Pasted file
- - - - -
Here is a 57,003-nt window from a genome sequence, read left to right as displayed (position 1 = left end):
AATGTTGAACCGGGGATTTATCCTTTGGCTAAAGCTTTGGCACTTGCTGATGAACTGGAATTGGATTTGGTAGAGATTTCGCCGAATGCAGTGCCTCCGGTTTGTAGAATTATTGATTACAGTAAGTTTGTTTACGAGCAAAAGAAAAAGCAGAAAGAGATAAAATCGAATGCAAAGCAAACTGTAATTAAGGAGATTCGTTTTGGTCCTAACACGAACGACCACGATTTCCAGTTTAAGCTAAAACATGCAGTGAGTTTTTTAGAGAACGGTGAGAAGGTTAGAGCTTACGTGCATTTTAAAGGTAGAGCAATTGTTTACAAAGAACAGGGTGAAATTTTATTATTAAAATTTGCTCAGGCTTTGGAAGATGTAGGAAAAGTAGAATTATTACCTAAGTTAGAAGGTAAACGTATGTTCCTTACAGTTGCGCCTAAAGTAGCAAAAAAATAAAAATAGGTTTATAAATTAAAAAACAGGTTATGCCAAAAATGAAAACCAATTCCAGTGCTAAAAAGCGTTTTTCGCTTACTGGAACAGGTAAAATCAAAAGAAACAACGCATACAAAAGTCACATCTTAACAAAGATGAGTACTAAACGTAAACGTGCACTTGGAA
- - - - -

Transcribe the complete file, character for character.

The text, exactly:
Here is a 57,003-nt window from a genome sequence, read left to right as displayed (position 1 = left end):
AATGTTGAACCGGGGATTTATCCTTTGGCTAAAGCTTTGGCACTTGCTGATGAACTGGAATTGGATTTGGTAGAGATTTCGCCGAATGCAGTGCCTCCGGTTTGTAGAATTATTGATTACAGTAAGTTTGTTTACGAGCAAAAGAAAAAGCAGAAAGAGATAAAATCGAATGCAAAGCAAACTGTAATTAAGGAGATTCGTTTTGGTCCTAACACGAACGACCACGATTTCCAGTTTAAGCTAAAACATGCAGTGAGTTTTTTAGAGAACGGTGAGAAGGTTAGAGCTTACGTGCATTTTAAAGGTAGAGCAATTGTTTACAAAGAACAGGGTGAAATTTTATTATTAAAATTTGCTCAGGCTTTGGAAGATGTAGGAAAAGTAGAATTATTACCTAAGTTAGAAGGTAAACGTATGTTCCTTACAGTTGCGCCTAAAGTAGCAAAAAAATAAAAATAGGTTTATAAATTAAAAAACAGGTTATGCCAAAAATGAAAACCAATTCCAGTGCTAAAAAGCGTTTTTCGCTTACTGGAACAGGTAAAATCAAAAGAAACAACGCATACAAAAGTCACATCTTAACAAAGATGAGTACTAAACGTAAACGTGCACTTGGAA